Saturday, March 10, 2012

Inspired by Klee and Sinbad the Sailor

What can be better for 3rd graders than stories of giant birds, sea monsters, and whales that look like islands? Why, the chance to paint, to mix colors, and to interpret the stories their own way, of course! (Note the sheep in the mouth of the giant bird above!)

We began by looking at Paul Klee's painting Sinbad the Sailor, pictured here:

We noted the values of blue in the water. Students folded up papers to make many rectangles, and were given various blue paints, along with white and black. They merrily mixed away, creating as many different blues as they could. NO BRUSH WASHING NECESSARY! If their brush had too much paint, they wiped the excess on a paper towel.

This photo below showed what happened when one brand of white was dipped into a thinner brand of blue. The kids were very excited by this and even more so when I took a photo of the magic in the paint dish.

My original plan for this lesson had a step of creating a second paper using orange, black, white, and blue to create a variety of browns to mimic the sky of Klee's painting. I changed the plan when I realized that it would take too much time that we didn't have.

We looked at a book with the stories of the 7 voyages of Sinbad. I didn't share them all. (For example, I left out the island filled with cannibals, and another island where an old man forced Sinbad to carry him around on his back for days. Just too weird.) We focused on these tales:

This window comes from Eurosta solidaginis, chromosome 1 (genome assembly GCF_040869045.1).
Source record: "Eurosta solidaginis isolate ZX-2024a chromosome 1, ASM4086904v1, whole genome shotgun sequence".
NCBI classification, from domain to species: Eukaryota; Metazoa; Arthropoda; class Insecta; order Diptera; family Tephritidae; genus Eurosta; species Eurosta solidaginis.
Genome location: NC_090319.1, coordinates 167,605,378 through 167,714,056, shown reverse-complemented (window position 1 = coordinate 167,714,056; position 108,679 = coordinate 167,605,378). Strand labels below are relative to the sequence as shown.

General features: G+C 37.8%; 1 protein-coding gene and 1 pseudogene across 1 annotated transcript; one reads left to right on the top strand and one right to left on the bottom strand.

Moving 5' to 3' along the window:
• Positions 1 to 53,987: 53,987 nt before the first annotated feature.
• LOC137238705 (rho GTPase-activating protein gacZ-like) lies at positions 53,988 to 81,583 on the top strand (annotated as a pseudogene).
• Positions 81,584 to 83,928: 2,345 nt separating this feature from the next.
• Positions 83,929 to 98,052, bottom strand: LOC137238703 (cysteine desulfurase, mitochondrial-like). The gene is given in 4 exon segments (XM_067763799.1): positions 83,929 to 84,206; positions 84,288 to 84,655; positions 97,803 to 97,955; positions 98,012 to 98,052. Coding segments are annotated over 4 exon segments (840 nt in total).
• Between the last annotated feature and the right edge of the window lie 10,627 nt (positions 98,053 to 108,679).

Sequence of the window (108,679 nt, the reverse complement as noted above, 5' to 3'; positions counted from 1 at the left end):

• the story of a beautiful island that seemed to be having an earthquake but turned out to be a whale with beautiful foliage growing on its back;
  • the tale of seeing a a glowing orb in the distance that turned out to be the egg of a huge bird called a rookh, which was overlooking a valley filled with diamonds and snakes - Sinbad tied a rope to the rookh's leg and was hoisted into the valley when the rookh went down to feed, and came back with a heap of diamonds in his pockets;
  • the story of the island of the apes, which included an ogre;
  • and of course the tale of a sea monster, which we decided was depicted in Klee's painting.
Students drew and colored parts of their story on 9"x12" paper - some kids used more than one piece of paper if they had lots to depict - and then cut them out. The blue paper was cut across to create a wave or many waves, and the students used both pieces to create water. A construction paper sky was chosen, and then the parts were all glued together.

The whale was a popular story to draw:

But so were sea monsters and ogres,

and of course the rookh and the giant egg.

I think they are each imaginative and terrific; don't you?

Here's one of the two bulletin boards where these paintings are currently on display.


  1. These have so much humor, I bet the kids loved it! Also, great idea to fold the paper to make guidelines. Love this lesson.

  2. Those are really fun. I especially like the one with the red whale.

    1. Yeah, that red whale - what exactly IS going on with that girl standing on top? I have to ask the artist! I'm guessing it must officially be a sea monster, since all the whales have trees and flowers growing on them.

  3. Such a clever way to practice tints and shades! Bravo to your kids!!